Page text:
The political unrest in Venezuela also has contributed to the current market situation, especially since Venezuela is one of the largest single suppliers of oil to the United States. The president of that country, Hugo Chavez, openly has stated that he wishes to become a "Castro with oil." (No doubt, it is better to be Castro with oil than Castro with sugar.)

Although Chavez has the potential to wreak havoc by using oil money to finance communist insurgents throughout Latin America, one has to wonder what the U.S. role in the current problems of that country has been. While Bush and the C.I.A. have denied playing any role in the political instability of Venezuela, it would be a first if the C.I.A. were not involved, given that agency's history in Latin America.

That brings us to domestic oil policy, and it is there that we find one of the root causes for the recent gasoline woes. In 1981, the Reagan Administration lifted price and allocation controls from oil and gasoline, and the price of both fell in both real and nominal terms for more than a decade. There can be no doubt that the former led to the latter.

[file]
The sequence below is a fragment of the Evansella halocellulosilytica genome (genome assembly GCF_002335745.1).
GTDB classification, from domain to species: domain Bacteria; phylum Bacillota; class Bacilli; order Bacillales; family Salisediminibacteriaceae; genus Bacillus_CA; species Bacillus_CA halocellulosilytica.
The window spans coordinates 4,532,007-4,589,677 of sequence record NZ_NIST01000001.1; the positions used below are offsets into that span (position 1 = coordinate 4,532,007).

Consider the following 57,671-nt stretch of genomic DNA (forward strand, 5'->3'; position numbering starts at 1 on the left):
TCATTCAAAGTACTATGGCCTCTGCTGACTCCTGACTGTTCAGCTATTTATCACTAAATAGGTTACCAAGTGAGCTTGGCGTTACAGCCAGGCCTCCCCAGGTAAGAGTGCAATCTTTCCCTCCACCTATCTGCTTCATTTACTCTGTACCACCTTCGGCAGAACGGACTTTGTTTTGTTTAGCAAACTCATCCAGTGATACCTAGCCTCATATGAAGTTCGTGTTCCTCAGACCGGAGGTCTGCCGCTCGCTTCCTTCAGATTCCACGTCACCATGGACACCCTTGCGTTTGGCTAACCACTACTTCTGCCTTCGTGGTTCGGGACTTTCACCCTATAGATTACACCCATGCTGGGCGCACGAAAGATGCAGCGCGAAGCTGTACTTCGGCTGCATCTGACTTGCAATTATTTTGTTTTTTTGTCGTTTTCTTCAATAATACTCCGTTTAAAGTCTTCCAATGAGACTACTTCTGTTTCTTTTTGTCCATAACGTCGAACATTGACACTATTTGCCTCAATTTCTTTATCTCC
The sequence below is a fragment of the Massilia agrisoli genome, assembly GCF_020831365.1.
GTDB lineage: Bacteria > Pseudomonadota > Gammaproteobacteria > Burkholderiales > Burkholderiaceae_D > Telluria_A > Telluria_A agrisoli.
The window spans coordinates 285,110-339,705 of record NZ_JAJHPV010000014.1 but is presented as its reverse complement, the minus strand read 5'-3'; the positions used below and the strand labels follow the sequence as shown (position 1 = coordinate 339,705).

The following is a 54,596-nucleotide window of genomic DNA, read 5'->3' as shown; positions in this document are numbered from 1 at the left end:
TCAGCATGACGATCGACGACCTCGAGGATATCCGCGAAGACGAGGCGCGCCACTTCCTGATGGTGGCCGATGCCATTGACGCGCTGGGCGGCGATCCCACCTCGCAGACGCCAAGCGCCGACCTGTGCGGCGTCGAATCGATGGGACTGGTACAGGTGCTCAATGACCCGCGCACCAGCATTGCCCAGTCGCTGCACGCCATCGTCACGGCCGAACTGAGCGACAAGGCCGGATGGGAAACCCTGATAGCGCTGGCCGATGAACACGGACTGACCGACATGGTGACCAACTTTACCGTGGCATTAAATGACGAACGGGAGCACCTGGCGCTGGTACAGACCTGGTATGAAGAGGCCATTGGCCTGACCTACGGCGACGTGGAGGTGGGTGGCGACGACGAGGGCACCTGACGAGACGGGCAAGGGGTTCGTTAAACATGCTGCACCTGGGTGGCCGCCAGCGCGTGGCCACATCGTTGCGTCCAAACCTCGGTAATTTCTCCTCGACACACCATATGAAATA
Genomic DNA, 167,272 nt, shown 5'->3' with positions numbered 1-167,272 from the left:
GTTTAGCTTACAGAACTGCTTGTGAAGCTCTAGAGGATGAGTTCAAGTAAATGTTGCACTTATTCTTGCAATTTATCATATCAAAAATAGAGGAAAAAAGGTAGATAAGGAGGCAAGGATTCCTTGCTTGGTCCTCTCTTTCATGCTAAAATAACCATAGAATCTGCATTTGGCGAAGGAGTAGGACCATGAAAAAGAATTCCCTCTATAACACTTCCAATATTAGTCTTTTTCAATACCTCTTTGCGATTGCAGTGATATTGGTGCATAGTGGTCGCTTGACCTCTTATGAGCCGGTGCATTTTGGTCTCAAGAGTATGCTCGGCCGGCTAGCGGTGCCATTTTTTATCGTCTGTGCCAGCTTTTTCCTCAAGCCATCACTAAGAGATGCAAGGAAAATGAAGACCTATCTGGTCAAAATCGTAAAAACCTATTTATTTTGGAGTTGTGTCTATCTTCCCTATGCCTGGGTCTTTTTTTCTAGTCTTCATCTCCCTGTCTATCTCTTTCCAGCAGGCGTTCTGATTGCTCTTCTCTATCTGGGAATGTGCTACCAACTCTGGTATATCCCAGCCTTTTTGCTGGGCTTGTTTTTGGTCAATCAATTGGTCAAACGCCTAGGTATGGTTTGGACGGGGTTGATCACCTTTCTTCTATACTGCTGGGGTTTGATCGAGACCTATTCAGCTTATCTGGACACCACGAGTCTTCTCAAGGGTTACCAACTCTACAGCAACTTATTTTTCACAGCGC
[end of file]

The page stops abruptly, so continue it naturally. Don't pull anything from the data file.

However, in 1990, the Clean Air Act Amendments required gasoline additives that ostensibly would result in "cleaner burning" fuels during the warmer months. These requirements kicked in during the spring of 2000. Furthermore, the rules are different for different localities, urban areas requiring more additives (such as MTBE and ethanol, which both cause environmental and financial dislocations by themselves) than less-populated places. (For example, between Chicago and St. Louis, there are more than 50 different mixtures required for gasoline sold in specific areas.)

Such requirements create two problems. First, they place tremendous pressure on refineries, which operate at near-peak capacity, especially during the warmer months when people are driving more often. Second, they prevent the price-smoothing arbitrages that occur when gasoline prices are sharply higher in one locality than a nearby place.

Not surprisingly, prices are highest in the urban areas with the strictest environmental requirements, with cities like Los Angeles, California, leading the way. For example, gasoline prices in semi-rural western Maryland, where I live, are at most $1.75 per gallon, which is considerably less expensive than what people in southern California pay for unleaded regular. That is why John Kerry opted for a photo-op in San Diego rather than my backyard.